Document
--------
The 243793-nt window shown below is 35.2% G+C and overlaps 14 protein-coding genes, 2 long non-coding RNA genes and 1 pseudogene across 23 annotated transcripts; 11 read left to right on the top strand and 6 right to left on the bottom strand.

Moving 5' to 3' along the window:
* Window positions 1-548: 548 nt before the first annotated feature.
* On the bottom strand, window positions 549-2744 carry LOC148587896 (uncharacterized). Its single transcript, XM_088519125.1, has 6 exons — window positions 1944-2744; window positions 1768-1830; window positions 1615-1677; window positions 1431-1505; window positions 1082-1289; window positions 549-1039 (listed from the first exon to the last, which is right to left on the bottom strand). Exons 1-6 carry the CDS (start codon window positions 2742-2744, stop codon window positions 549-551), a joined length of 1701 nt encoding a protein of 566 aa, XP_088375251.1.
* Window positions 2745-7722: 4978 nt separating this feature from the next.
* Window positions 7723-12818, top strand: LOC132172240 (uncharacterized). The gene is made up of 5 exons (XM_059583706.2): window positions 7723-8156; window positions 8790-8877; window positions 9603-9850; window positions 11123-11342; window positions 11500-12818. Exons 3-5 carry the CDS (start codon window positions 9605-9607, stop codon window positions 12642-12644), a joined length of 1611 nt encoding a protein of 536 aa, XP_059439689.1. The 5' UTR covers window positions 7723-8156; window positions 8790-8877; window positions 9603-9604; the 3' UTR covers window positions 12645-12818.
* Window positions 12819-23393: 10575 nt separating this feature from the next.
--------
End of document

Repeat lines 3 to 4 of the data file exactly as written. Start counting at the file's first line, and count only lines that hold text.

* Window positions 1-548: 548 nt before the first annotated feature.
* On the bottom strand, window positions 549-2744 carry LOC148587896 (uncharacterized). Its single transcript, XM_088519125.1, has 6 exons — window positions 1944-2744; window positions 1768-1830; window positions 1615-1677; window positions 1431-1505; window positions 1082-1289; window positions 549-1039 (listed from the first exon to the last, which is right to left on the bottom strand). Exons 1-6 carry the CDS (start codon window positions 2742-2744, stop codon window positions 549-551), a joined length of 1701 nt encoding a protein of 566 aa, XP_088375251.1.